City plans to combine commercial and cultural interests at renovated San Francisco Plaza

Oct 4, 2018

By Liam Higgins

What will the restored San Francisco Plaza look and feel like when it reopens next month? Will it become a mecca for tourists or a hangout for transients? How will its traditional role as a commercial center change to accommodate a busy schedule of cultural events? These are the issues that Cuenca’s cultural affairs office hopes to define in guidelines it is currently developing.

The renovation of San Francisco Plaza is nearing completion.

“In recent history, the plaza has been a commercial market place,” says Andrea Malquin, who is working on a “manual of good use” for the plaza. “When it reopens, it will retain this characteristic but will also be a center for cultural events, a place for performances and exhibitions.”

She adds that the addition of public events marks a return to the use of the plaza in the 17th and 18th centuries. “Although it served as a market from the beginning, it was also a civic center that saw a wide range of activities, including political debates and concerts. Our plan is to restore this multi-purpose forum.”

San Francisco Plaza before the renovation.

According to Malquin and Pablo Barzallo, director of Cuenca’s Historical and Patrimonial Areas Committee, special efforts are being made to maintain the new plaza as an area attractive to both tourists and residents, which means increasing security and enforcing regulations against informal vendors.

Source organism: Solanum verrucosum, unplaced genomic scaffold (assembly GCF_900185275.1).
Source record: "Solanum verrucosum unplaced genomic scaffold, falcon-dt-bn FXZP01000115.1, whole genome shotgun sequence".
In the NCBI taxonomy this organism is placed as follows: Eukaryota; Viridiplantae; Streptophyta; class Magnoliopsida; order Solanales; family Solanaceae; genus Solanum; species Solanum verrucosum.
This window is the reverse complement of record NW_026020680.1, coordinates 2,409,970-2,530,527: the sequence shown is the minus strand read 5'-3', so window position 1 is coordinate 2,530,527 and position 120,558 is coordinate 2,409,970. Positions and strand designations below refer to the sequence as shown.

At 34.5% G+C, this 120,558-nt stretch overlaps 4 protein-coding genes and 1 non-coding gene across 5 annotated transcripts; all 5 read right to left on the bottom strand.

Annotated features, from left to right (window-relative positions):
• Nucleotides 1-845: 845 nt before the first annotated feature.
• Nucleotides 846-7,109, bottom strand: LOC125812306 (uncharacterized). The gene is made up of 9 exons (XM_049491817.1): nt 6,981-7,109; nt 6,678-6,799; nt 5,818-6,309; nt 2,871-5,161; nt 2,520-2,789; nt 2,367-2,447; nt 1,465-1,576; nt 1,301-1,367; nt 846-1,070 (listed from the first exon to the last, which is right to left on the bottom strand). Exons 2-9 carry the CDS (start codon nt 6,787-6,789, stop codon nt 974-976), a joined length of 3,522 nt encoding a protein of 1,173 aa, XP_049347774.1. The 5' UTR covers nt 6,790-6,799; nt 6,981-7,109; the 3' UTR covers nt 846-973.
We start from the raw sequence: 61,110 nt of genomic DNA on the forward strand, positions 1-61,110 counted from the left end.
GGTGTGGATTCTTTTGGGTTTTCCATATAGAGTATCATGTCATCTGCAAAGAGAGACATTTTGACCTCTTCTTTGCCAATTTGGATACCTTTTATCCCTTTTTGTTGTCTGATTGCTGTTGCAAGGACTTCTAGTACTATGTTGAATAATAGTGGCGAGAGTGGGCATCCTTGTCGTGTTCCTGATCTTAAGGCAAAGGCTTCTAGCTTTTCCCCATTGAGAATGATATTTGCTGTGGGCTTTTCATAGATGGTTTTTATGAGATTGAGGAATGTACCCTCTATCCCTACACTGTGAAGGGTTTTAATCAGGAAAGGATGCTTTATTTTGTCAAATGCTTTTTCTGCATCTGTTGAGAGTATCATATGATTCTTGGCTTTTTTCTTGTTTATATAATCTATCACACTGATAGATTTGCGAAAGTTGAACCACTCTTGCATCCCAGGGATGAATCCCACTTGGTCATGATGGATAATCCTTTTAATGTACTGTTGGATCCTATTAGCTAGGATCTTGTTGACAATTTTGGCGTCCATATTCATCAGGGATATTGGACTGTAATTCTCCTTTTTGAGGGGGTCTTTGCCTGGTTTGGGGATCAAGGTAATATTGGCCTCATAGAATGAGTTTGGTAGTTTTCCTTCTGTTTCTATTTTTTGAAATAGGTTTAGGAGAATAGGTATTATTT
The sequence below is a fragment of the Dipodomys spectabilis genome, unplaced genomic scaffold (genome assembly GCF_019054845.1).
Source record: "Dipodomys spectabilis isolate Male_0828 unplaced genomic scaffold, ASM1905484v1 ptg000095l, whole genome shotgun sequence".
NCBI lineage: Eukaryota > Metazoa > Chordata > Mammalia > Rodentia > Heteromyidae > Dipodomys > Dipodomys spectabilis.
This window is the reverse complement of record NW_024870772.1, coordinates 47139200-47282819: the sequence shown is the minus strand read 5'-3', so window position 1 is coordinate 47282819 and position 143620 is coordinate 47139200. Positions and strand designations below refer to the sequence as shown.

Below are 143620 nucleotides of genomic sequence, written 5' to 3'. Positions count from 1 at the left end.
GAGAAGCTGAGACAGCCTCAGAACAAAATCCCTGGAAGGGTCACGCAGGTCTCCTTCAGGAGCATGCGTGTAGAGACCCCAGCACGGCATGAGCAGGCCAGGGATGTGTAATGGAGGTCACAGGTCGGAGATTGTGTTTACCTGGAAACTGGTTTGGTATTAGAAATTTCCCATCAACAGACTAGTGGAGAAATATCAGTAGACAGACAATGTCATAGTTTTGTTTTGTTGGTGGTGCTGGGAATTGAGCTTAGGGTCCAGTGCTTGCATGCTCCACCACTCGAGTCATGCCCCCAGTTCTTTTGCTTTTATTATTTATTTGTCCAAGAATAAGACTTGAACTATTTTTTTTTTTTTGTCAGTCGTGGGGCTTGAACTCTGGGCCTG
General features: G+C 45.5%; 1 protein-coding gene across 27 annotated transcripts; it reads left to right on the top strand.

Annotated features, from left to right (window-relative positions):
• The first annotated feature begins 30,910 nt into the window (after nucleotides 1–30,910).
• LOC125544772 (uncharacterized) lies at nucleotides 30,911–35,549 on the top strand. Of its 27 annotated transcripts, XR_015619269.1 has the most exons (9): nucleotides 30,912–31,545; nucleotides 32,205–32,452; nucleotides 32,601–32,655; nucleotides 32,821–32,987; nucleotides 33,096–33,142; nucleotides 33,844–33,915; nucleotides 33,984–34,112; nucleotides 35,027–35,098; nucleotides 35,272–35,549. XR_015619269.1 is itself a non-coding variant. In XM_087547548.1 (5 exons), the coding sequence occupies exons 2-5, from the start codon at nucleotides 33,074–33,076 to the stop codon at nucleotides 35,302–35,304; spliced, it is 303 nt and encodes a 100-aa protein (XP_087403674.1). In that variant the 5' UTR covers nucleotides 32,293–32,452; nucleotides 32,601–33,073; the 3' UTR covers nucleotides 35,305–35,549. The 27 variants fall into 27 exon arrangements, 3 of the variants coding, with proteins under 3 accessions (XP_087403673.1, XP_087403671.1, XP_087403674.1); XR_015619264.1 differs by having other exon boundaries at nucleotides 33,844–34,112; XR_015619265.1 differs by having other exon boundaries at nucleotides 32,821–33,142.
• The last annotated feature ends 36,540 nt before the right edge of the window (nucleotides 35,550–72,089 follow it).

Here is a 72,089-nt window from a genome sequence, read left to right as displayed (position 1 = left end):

Another issue being addressed is the problem of transients, many of them alcoholics and drug addicts, who hung out and often spent the night at the old plaza. “We are aware of this and other social problems of the plaza and they cannot be ignored,” says Barzallo. “We will work with social services agency to help people who need assistance but we will also ensure that the plaza is a safe and healthy place for everyone who visits.”

Barzallo pointed to the renovation of Parque de la Madre as a project that returned a once dangerous area to “healthy public use.”

Although the final plan will not be released for several weeks, Malquin says establishing a new cultural venue for Cuenca is a primary objective. “We envision operas and orchestra concerts and other performance art in the plaza as well as a variety of exhibitions,” she says. “The Calle del Artista, which is an extension of the plaza, will have an ongoing agenda of exhibits and performances that we hope will attract tourists and citizens.”

Calle del Artista, or street of the artist, is a one-block section of Padre Aguirre between Presidente Cordova and Juan Jaramillo, at the plaza’s southeast corner. Work on it was completed in September.

The inauguration of the renovated plaza will be in November, Barzallo says. “Work on the project is almost complete and the vendors will begin moving in next month.”

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